I received a very warm welcome from my British Council hosts at the Embassy: director Jim Scarth and office manager Ismail Sada. Ismail, it turns out, is from Kerbala and a good friend of my delightful translator Mr Razak (who is chatting to me in the top photo here). It had been Raz's first, trial day working for the Shrines Authority when I was there in October and I was really pleased to hear that he'd been kept on. Ismail was just off home for the weekend, and promised to ring Raz to give him my greetings.

Jim and I had formally agreed ahead of time that I would be responsible for my own transport and security outside the Embassy compound, but this needed renegotiating with the security team once I arrived. That took a while to be resolved, and much to my regret meant that I had to miss my Friday appointment with Dr Munther Malik, head of the Archaeology Department at the University of Baghdad.

My (over-large) body armour offers a different sort of protection to abaya and hijab. The latter are rather more comfortable to wear!

It was rather a surprise to be back on British territory after several days of full Iraqi immersion: Lancashire hot-pot and apple tart on the dinner menu, porridge and fry-ups available for breakfast, and even Pimms at sundown (not, to be fair, a regular event) on my first night here. I have my own secure flat or "pod", surrounded by concrete-filled Hesco bags. Direct attacks are rare now--it is mostly Shi'a gatherings and high-profile election candidates who are targeted, mostly by Iraqi Al-Qaeda--but Jim showed me where a mortar had landed not far from his office last year. We're protected by a large team of Gurkhas as well as the UK security staff. I'm enjoying UK-levels of internet access, and very interesting conversations about Iraq with a whole range of people: not only Jim but also Deputy Head of Mission Robert Deane, defence attaché Paul Baker, and many other knowledgeable and committed people.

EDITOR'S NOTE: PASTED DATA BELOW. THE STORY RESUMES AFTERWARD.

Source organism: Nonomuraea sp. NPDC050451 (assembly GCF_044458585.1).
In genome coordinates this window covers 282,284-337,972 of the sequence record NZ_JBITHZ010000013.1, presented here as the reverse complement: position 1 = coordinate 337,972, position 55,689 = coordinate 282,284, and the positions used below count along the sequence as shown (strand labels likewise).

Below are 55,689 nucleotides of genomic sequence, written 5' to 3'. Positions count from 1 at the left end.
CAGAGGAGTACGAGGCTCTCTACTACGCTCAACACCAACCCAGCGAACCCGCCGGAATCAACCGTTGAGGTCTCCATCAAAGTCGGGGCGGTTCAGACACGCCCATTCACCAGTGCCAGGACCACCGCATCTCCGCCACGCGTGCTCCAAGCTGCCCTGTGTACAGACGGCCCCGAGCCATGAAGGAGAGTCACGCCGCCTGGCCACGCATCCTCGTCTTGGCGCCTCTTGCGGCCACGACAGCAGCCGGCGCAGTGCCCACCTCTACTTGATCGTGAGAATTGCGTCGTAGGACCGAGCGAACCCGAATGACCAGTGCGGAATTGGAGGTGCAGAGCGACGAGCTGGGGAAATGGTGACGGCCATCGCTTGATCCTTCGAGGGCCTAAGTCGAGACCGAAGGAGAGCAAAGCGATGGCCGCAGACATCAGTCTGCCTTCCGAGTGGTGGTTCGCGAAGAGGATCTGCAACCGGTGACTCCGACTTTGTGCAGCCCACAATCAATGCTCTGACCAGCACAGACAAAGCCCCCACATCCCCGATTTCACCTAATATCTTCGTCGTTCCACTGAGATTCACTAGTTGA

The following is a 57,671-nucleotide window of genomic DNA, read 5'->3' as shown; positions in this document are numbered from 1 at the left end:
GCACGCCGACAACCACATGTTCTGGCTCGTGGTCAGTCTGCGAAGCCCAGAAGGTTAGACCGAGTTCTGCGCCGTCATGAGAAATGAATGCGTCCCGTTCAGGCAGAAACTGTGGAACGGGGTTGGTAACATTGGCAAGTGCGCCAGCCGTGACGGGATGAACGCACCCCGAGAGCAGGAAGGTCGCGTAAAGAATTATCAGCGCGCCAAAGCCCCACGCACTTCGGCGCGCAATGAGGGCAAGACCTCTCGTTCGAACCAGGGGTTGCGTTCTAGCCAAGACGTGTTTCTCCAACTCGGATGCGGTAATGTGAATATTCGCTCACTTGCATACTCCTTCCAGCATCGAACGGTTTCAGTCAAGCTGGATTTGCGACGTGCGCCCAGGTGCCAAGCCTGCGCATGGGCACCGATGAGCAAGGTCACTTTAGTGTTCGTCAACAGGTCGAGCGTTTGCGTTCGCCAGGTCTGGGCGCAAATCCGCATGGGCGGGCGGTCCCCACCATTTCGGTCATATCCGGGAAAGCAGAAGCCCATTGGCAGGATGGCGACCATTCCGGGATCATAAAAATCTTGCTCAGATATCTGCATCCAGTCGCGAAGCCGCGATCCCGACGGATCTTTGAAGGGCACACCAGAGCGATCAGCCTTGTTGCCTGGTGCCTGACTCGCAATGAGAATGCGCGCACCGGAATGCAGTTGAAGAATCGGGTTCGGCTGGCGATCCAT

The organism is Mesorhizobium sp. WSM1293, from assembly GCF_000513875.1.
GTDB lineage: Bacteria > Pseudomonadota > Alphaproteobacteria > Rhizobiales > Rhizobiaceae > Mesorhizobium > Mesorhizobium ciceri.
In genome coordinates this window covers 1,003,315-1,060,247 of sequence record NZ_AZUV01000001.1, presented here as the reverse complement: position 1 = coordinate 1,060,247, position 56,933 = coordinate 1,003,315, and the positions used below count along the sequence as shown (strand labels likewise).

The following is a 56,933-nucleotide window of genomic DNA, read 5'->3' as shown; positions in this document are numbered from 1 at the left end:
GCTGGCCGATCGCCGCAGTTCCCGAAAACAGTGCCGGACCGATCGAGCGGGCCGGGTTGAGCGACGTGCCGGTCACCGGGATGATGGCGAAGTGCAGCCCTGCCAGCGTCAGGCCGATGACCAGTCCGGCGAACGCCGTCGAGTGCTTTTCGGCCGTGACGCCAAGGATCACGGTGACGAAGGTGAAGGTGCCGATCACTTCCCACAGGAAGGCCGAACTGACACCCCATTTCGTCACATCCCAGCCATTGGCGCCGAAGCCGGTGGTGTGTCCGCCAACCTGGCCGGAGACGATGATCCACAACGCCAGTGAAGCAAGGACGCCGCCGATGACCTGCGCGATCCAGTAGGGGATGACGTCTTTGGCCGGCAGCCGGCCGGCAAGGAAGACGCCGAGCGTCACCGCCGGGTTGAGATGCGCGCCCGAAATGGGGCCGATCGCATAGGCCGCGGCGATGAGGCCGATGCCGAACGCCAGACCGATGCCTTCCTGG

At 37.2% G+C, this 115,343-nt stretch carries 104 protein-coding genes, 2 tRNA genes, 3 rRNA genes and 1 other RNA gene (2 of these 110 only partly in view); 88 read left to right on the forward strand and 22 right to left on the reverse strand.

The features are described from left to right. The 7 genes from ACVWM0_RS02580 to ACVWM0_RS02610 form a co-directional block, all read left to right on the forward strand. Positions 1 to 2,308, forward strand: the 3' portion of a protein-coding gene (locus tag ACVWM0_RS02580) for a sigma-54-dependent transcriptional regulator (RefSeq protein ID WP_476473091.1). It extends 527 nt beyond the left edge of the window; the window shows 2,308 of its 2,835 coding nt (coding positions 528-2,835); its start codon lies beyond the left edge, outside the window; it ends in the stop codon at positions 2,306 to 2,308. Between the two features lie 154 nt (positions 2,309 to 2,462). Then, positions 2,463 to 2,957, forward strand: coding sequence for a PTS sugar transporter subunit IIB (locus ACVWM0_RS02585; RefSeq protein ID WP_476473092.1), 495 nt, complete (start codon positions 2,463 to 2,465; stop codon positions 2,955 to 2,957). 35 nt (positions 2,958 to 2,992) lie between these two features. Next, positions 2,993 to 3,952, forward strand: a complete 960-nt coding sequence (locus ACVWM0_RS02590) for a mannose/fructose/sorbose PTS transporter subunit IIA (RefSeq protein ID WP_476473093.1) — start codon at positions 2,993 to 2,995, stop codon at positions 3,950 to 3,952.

This afternoon I've been inspecting the library of our institutional predecessor, the British School of Archaeology in Iraq, which has been in container storage here for several years, and which hasn't been used since 1990. It is kept in locked tin trunks which have let in a bit of dust but otherwise protected the books very well. I'm very grateful to Mark Forrester, Head of Corporate Services here, who arranged for the inspection, and to John Quinn and his team for locating them and giving me access.

Soon my down-time ends and tomorrow I start the next round of visits: to see BISI's good friend Dr Saad Eskander at the National Library and Archives--who has done so much to facilitate the non-Embassy aspects of my visit to Baghdad--and to colleagues at the Iraq Museum, including former BISI visiting scholar Mohammed Kasim Jwad (far right in the top photo here), whom I'm greatly looking forward to seeing again.